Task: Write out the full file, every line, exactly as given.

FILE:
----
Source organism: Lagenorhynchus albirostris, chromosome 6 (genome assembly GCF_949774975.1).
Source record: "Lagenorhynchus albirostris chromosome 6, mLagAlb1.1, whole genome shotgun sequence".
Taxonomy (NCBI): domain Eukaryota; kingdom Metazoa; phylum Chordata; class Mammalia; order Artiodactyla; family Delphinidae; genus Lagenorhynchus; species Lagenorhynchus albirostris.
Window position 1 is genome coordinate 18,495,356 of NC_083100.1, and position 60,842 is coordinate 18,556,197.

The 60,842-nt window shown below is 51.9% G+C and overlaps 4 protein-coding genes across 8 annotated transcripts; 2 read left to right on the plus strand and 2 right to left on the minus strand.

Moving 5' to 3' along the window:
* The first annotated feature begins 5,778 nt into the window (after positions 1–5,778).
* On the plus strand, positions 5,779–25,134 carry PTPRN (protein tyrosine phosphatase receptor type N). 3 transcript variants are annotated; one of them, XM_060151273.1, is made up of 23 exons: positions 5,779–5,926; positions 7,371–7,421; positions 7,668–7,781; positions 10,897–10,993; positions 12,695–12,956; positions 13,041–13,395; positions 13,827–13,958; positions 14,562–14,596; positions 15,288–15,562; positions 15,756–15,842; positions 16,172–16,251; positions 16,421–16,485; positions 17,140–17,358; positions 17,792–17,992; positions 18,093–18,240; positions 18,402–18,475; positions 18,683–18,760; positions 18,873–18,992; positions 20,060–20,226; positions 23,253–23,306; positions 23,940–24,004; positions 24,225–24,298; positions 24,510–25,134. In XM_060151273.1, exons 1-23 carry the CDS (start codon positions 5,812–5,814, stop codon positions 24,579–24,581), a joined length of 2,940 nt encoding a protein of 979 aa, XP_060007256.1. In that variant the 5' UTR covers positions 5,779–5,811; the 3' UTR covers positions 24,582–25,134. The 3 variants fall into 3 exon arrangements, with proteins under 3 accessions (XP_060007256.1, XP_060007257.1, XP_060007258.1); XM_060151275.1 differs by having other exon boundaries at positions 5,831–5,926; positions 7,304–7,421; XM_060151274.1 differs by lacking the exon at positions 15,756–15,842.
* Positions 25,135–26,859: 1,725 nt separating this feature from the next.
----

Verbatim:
Source organism: Lagenorhynchus albirostris, chromosome 6 (genome assembly GCF_949774975.1).
Source record: "Lagenorhynchus albirostris chromosome 6, mLagAlb1.1, whole genome shotgun sequence".
Taxonomy (NCBI): domain Eukaryota; kingdom Metazoa; phylum Chordata; class Mammalia; order Artiodactyla; family Delphinidae; genus Lagenorhynchus; species Lagenorhynchus albirostris.
Window position 1 is genome coordinate 18,495,356 of NC_083100.1, and position 60,842 is coordinate 18,556,197.

The 60,842-nt window shown below is 51.9% G+C and overlaps 4 protein-coding genes across 8 annotated transcripts; 2 read left to right on the plus strand and 2 right to left on the minus strand.

Moving 5' to 3' along the window:
* The first annotated feature begins 5,778 nt into the window (after positions 1–5,778).
* On the plus strand, positions 5,779–25,134 carry PTPRN (protein tyrosine phosphatase receptor type N). 3 transcript variants are annotated; one of them, XM_060151273.1, is made up of 23 exons: positions 5,779–5,926; positions 7,371–7,421; positions 7,668–7,781; positions 10,897–10,993; positions 12,695–12,956; positions 13,041–13,395; positions 13,827–13,958; positions 14,562–14,596; positions 15,288–15,562; positions 15,756–15,842; positions 16,172–16,251; positions 16,421–16,485; positions 17,140–17,358; positions 17,792–17,992; positions 18,093–18,240; positions 18,402–18,475; positions 18,683–18,760; positions 18,873–18,992; positions 20,060–20,226; positions 23,253–23,306; positions 23,940–24,004; positions 24,225–24,298; positions 24,510–25,134. In XM_060151273.1, exons 1-23 carry the CDS (start codon positions 5,812–5,814, stop codon positions 24,579–24,581), a joined length of 2,940 nt encoding a protein of 979 aa, XP_060007256.1. In that variant the 5' UTR covers positions 5,779–5,811; the 3' UTR covers positions 24,582–25,134. The 3 variants fall into 3 exon arrangements, with proteins under 3 accessions (XP_060007256.1, XP_060007257.1, XP_060007258.1); XM_060151275.1 differs by having other exon boundaries at positions 5,831–5,926; positions 7,304–7,421; XM_060151274.1 differs by lacking the exon at positions 15,756–15,842.
* Positions 25,135–26,859: 1,725 nt separating this feature from the next.